One of my investment ideas for The Bull this decade was to buy the big online marketplace stocks on price dips. Patient value investors who bought Seek, REA Group and during bouts of sharemarket weakness have prospered. These companies reinforce the dangers of relying on simplistic valuation metrics, such as price-earnings (PE) multiples. Seek and REA’s high PE ratios turned off investors who did not realise the strength of the business model and growth prospects justified the valuation. 
Seek, REA and also reminded investors that companies that dominate online segments have years of growth. Challengers struggle to take on top internet portals because of network effects: more users attract more advertisers, which attracts more users. That creates formidable barriers to entry.
Carsales, the smallest of the big three internet portal stocks, does not have the market profile of Seek or REA but has excellent long-term prospects as its expands its international footprint and benefits from higher car turnover. 
Carsales exemplifies the benefits of buying the top internet portal stocks on price weakness. The stock fell from a 52-week high of $13.63 in October 2016 to $9.57 a month later. A sell-off in technology stocks in the fourth quarter and Carsale’s disappointing trading update in August spooked the market. Headwinds in the Stratton finance operation were the main concerns.
The market over-reaction created an opportunity. Carsales has rallied to $13.37 this year on the back on a solid FY17 result released this week. The stock was up almost 5 per cent after the news and is testing its 52-week high. Chartist will watch if Carsales breaks price resistance.
Carsales reported 8 per cent growth in revenue to $372.1 million for FY17 and 4 per cent growth in underlying earnings to $119.1 million – a touch better than market expectation. 
Strength in Carsales’ international business stood out. International revenue, small in Carsales’ overall sales, almost doubled to $8.3 million in FY17. Still, the company’s long-term investment in emerging markets is starting to pay off and has excellent growth prospects. 
Carsales’ 49.9 per cent owned SK Encar business in Asia grew revenue by 32 per cent. SK Encar is South Korea’s largest automotive trading site. 
Webmotors Financials, 30 per cent owned by Carsales, delivered 8 per cent earnings growth. Having suffered from Brazil’s weak economy, Webmotors’ performance is pleasing. Carsales expanded its Latin America exposure by acquiring Demotores Argentina Financials in August 2017. Investments in Mexico and Chile round out its regional presence.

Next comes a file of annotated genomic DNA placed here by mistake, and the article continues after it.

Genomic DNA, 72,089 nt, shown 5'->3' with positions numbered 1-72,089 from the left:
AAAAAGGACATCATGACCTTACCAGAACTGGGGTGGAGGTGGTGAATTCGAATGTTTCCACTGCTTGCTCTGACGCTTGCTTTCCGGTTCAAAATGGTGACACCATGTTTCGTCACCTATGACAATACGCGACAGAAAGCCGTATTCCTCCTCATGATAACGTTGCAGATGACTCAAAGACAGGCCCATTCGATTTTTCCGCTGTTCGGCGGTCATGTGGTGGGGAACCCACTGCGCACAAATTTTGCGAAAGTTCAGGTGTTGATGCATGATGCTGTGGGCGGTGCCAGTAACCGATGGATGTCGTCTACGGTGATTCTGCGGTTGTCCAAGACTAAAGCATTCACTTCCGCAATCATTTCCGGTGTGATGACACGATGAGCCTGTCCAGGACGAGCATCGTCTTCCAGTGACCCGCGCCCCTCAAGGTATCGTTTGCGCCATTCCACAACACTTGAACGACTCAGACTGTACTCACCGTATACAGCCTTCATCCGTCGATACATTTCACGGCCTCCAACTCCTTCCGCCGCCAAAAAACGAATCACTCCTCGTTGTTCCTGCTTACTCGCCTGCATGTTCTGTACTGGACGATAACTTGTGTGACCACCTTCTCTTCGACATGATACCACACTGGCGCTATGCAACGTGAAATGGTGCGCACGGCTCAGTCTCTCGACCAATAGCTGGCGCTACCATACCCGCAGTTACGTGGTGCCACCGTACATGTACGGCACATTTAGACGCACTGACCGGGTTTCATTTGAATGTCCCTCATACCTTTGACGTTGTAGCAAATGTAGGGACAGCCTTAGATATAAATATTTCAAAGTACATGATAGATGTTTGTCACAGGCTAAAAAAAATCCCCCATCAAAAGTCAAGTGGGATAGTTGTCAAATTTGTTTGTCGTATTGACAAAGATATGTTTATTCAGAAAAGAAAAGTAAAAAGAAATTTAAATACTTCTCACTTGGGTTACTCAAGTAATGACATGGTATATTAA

The company’s Asia footprint is expanding through investments in SK Encar, Red Book and iCar Asia, which has car portals across South-East Asia. Although some of these operations are early stage, they give Carsales a valuable presence in giant emerging markets. 
With another 3 billion emerging-market consumers expected to join the middle-class by 2030, on OECD forecasts, automotive demand and turnover must rise. Higher internet penetration and greater use of online marketplaces in emerging countries is another positive. 
The market, understandably, is more interested in Carsales’ domestic operations. Management said the December half started well and it expects revenue and earnings growth to remain “solid”. 
The stabilisation of the Stratton finance business, after a disrupted 18 months due to issues with a major lender, is a good sign. The finance division contributed about 15 per cent of Carsales’ revenue and Stratton is the largest part within it. Stratton should return to growth in FY18.
The display advertising and data/research/services divisions are performing nicely. Growth in the car dealer and private-user divisions appears to be slowing but should pick up in FY18. All up, there were no alarm bells in the domestic performance and better signs ahead.
A share price target of $12.80 from a consensus of 14 broking firms suggests Carsales is a touch overvalued. I suspect that target will lift as brokers update earnings forecasts after Carsales’ latest result and feed them into valuation models.
Macquarie’s 12-month price target is $14 and Morningstar values the stock at $13. Macquarie’s estimate suggests Carsales’ rally has a little further to run.
Technical analysis is particularly useful in these situations to understand the market’s view. If Carsales convincingly breaks through $13.60 it will be in new territory on its chart and a good chance of extending the rally. If the stock faces resistance, it would seek support around $12.
My view? Carsales’ FY17 result impressed, but not by enough to justify a major re-rating. Much of the gains were already baked into the price in the months before the result. 
It would not surprise if Carsales gave back some of its recent gains as more brokers issue hold recommendations or suggest clients take some profits. 
If that happens, Carsales will provide another opportunity for investors to buy in at lower prices in the lead-up to its AGM and trading update later this year – an event that should confirm the company’s positive trajectory in FY18.
Chart 1: Carsales.comSource: The Bull

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• Tony Featherstone is a former managing editor of BRW and Shares magazines. The information in this article should not be considered personal advice. The article has been prepared without considering your objectives, financial situation or needs. Before acting on the information in this article, consider its appropriateness regarding your objectives, financial situation and needs. Do further research of your own or seek personal financial advice from a licensed adviser before making any financial or investment decisions based on this article. All prices and analysis at August 10, 2017.